After viewing a report Tuesday afternoon which, unchanged, would see taxes increase by 5.03 per cent in 2019, the city’s finance and audit committee has asked staff to prepare options for three and four per cent tax hikes as well.
“It’s a projection,” said Mayor Lyn Hall of the report outlining a five per cent tax hike at the finance and audit committee meeting Tuesday. “… I really like the idea of getting a sliding scale of what it might look like at three, four or five per cent. Then it’s council’s decision to say whether we want to reduce services in a particular area.”
Director of Finance Kris Dalio outlined several areas where the city’s budget is facing upward budget pressure and one of the biggest is the new employer health tax, instituted by the province as it phases out Medical Services Premiums over three years.
“The employer health tax is a 1.95 per cent tax on our gross payroll,” Dalio said. “In 2019, it’s a double-dip year … we will be paying both the tax as well as half of the remaining MSP premiums. The impact across the board is about $1 million.”
The tax is a one-time hit on the city budget.
Snow removal, depending on the weather, of course, is another area that can hit the city budget hard. For the past couple of years, the city has set the snow removal budget at $7 million. However, even without any substantial snowfall yet this winter, the cost, to date, is $8.1 million and is expected to close in on $10 million by year’s end. He said when the city increased the budget to $7 million, it took the increase out of reserves, which were in good shape due to a year without a lot of snow.
“This year has proven to be the exact opposite of that kind of year,” Dalio said. “… The reserve has now been depleted.”
Dalio is recommending increasing the annual snow removal budget to $8.5 million to better reflect actual costs.
Road rehabilitation is another area where change is being recommended.
The city’s 2018 road rehabilitation levy is $5 million. Administration is recommending it be increased to $6 million in 2019. The main reason for this is to include three other recurring annual projects that are part of the road network that have previously been funding through other reserves: bridges; urban lanes; and gravel roads.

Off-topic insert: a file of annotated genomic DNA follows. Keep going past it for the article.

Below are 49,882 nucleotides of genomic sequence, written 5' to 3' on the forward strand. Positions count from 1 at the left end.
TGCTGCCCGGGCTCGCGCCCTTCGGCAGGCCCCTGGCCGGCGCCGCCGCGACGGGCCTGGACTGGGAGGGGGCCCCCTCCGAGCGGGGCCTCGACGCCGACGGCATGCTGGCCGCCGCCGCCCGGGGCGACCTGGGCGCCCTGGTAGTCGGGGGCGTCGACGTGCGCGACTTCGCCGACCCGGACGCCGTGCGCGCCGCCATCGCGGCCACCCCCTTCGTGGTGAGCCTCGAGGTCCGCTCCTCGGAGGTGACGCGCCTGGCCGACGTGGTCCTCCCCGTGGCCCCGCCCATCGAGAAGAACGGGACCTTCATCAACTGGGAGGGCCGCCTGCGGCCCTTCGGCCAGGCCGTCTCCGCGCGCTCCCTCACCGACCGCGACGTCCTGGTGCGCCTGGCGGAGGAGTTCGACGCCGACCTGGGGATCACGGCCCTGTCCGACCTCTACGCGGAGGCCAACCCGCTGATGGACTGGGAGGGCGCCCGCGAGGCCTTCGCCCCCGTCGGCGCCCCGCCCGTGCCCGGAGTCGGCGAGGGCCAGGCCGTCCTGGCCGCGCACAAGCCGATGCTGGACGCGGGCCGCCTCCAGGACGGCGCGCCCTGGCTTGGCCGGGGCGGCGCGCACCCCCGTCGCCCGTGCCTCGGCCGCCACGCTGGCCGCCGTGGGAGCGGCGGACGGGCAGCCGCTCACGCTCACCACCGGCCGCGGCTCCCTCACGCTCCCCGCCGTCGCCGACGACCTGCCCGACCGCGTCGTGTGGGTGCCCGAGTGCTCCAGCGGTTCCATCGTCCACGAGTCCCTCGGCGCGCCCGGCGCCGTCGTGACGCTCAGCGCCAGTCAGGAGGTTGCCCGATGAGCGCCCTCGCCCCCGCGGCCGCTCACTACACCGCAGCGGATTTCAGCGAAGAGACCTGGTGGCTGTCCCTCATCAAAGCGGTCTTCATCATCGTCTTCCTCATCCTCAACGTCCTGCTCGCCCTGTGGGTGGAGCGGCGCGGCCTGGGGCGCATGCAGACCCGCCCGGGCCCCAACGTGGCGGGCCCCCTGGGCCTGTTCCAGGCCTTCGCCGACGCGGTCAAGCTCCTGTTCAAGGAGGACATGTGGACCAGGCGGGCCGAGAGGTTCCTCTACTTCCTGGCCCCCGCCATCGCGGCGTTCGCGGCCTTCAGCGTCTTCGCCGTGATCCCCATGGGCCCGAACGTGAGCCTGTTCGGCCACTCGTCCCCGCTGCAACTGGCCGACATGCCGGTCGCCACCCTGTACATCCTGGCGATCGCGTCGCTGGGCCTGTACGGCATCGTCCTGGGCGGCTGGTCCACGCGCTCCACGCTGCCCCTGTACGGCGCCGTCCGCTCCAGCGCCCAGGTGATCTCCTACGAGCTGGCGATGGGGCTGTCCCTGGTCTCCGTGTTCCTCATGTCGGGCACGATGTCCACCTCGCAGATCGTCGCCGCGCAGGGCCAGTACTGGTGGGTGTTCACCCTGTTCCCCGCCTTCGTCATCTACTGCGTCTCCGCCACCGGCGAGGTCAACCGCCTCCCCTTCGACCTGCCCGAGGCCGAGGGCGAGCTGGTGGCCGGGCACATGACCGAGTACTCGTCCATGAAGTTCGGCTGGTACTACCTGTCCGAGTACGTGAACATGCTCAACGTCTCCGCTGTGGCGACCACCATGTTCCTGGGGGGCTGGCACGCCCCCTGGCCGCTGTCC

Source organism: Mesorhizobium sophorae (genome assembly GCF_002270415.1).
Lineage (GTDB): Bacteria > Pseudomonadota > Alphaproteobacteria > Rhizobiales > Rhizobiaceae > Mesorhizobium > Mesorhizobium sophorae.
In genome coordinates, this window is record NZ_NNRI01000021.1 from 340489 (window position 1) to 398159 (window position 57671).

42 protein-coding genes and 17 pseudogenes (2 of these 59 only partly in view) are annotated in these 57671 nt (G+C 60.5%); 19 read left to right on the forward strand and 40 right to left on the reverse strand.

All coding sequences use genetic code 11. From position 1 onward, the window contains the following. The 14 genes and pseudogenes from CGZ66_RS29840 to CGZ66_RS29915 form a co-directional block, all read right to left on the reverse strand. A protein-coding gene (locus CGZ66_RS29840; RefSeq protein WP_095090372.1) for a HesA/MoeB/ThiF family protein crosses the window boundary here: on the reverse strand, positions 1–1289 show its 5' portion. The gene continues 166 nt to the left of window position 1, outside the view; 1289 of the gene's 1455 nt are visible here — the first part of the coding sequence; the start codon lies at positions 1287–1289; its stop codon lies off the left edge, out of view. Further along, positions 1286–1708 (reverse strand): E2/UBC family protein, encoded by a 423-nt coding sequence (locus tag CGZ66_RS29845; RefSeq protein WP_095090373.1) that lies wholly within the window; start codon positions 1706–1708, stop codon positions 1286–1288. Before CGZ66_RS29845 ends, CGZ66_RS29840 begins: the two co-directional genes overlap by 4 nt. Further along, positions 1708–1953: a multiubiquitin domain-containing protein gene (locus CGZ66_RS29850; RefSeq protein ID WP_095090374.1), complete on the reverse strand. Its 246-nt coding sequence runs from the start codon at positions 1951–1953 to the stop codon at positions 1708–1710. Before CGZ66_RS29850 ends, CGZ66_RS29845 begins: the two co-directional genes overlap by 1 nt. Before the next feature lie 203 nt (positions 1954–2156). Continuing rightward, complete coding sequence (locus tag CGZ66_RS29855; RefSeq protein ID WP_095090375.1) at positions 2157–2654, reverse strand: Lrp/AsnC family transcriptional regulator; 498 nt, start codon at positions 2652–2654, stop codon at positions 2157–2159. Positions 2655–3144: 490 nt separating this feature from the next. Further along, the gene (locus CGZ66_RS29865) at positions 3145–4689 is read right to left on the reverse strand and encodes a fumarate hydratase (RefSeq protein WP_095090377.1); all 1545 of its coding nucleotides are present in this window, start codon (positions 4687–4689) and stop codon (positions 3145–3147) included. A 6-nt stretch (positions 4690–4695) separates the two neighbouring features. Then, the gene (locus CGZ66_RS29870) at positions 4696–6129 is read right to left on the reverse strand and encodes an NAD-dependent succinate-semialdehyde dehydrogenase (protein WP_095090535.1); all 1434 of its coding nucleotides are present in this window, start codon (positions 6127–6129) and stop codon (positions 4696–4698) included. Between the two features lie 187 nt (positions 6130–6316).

“We’ve always had these recurring projects that are funded outside of the road rehabilitation levy,” said Dalio. “If we are telling people what it costs to maintain our roads, we should talk about that whole network.”
Dalio said he is recommending to not increase the General Infrastructure Reinvestment Fund, instituted in 2013 to help pay for infrastructure projects. However, he said council might consider adding an inflationary increase of two per cent.
The five per cent increase will be a tough one for city councillors, who just came off an election campaign where city expenses were an issue, said Coun. Brian Skakun.
“I think it’s going to be a real tough sell,” said Skakun, who asked how the increase could be reduced.
City manager Kathleen Soltis suggested staff could present a range of options for council to consider.
“The high number right after the election is what it is,” said committee chair Coun. Garth Frizzell. “We can’t shy away from it just because it will politically look better to reduce the amount.”
Coun. Murry Krause was in agreement.
“I don’t think we should lowball it,” he said. “Having just gone through the election, I know there will no appetite on behalf on the community to see a decrease in services.”
He pointed out there are other issues that drive up costs for the city.
“It really is about coming in at a reasonable amount,” he said.
Coun. Terri McConnachie said citizens don’t mind paying taxes as long as the money is being managed well.
The city will begin budget deliberations in the new year.